Advancing the Endoscope in the Sigmoid Colon Sigmoidoscopy

Normal procedure. After reaching the rectosigmoid junction about ca. 16 cm proximal to the anocutaneous line, the endos-copy of the sigmoid colon begins. The sigmoid colon is situated intraperitoneally and is highly variable in length. The junction between rectum and sigmoid colon often appears as an acute bend in the lumen. The sigmoid colon can also be recognized by its prominent, circular folds. Passing the sigmoid colon with the patient lying in the left lateral position is unproblematic in simple cases where the sigmoid colon shortens itself, enabling easier passage through curves. Passing the sigmoid-descending junction is often more difficult in this position, especially for more slender patients, as the sigmoid colon is forced into the left abdomen, narrowing the angle of the junction with the descending colon. Changing position to the supine position—or, especially for slender patients, to the right lateral position—allows the sigmoid colon to fall more into the middle and right

Doublebarrel Colostomy
Fig. 5.7 Schematic illustration of various stomas. a: end colostomy, b: double-barreled colostomy, c: end ileostomy.

lower abdomen, thereby straightening the angle and making passage of the endoscope tip into the descending colon significantly easier.

Constant visualization of the lumen is desirable for passing the sigmoid colon. The instrument should be kept as straight as possible, without significant bowing or looping. However, individual differences in length and course of the sigmoid colon can make viewing the lumen more difficult and in some patients, looping cannot be avoided.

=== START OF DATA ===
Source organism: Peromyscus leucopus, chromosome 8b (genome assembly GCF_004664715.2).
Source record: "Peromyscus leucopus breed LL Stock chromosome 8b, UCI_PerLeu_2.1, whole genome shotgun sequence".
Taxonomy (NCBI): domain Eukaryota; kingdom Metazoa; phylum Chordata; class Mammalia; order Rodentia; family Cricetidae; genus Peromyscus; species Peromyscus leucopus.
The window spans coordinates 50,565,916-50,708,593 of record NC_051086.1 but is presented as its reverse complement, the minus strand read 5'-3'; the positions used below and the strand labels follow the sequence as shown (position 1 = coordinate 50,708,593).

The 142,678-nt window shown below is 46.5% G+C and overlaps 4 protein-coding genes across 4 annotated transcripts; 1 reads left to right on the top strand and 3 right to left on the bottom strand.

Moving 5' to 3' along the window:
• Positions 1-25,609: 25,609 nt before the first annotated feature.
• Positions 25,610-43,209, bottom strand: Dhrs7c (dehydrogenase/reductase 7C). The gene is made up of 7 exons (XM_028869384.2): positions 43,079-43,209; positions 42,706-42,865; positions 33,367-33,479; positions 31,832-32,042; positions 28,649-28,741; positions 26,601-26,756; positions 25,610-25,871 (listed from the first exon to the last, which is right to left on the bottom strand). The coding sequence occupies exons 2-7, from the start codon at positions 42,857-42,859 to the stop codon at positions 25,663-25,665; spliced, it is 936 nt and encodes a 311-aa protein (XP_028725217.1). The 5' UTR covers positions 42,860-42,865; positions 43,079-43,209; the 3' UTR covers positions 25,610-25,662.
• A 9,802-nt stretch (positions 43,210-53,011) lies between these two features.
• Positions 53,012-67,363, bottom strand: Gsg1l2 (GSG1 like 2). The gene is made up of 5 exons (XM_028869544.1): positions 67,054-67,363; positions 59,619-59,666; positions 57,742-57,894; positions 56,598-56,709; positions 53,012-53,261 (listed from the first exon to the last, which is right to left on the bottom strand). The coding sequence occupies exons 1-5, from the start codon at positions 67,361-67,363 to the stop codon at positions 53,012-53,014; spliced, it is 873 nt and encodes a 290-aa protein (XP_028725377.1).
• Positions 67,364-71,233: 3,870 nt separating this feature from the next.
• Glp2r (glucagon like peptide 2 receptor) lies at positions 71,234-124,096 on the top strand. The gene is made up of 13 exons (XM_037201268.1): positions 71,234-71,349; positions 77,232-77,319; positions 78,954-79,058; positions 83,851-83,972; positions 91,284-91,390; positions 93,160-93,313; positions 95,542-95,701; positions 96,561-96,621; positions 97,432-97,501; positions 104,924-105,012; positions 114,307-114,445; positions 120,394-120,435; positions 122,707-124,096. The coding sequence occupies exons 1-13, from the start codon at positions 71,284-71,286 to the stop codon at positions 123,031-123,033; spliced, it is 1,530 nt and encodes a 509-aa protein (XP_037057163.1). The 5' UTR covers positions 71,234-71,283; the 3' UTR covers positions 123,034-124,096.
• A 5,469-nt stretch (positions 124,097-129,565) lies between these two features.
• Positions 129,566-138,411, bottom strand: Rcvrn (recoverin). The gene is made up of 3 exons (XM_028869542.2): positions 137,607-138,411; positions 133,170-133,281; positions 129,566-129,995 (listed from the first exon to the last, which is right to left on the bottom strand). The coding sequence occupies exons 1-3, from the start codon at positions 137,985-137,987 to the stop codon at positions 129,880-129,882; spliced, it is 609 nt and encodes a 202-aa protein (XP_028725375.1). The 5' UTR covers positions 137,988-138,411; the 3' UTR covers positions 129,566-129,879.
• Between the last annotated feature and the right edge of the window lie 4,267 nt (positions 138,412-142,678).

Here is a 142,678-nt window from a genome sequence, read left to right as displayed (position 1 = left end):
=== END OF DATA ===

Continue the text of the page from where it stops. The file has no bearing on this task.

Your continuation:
"Blind" advancement of the endoscope and changing patient position. If the view of the colonic lumen is obstructed or prevented by sharp angling, the examiner can attempt to ascertain luminal direction and briefly point the instrument tip without visualization in the presumed direction of the lumen, using gentle pressure to advance the endoscope in this direction. The presumed direction of the lumen is often indicated by shadowing (Fig. 5.8). Such maneuvers, which are performed only in exceptional cases, require experience, a light touch, and extreme concentration. The procedure must be stopped if macroscopic changes to the nearby mucosal surface (blanching, bloodless-

Sigmoidoscopy

Fig. 5.8a, b Acute angling of the lumen

(example shown: sigmoid-descending junction). The direction of the lumen cannot be seen either at about the 7-o'clock position (a) or at the 12-o'clock position (b), but it can be presumed, in part due to shadowing (arrows). In exceptional situations, the endoscope tip can be very carefully advanced in the presumed direction without visualization.

Fig. 5.8a, b Acute angling of the lumen

(example shown: sigmoid-descending junction). The direction of the lumen cannot be seen either at about the 7-o'clock position (a) or at the 12-o'clock position (b), but it can be presumed, in part due to shadowing (arrows). In exceptional situations, the endoscope tip can be very carefully advanced in the presumed direction without visualization.

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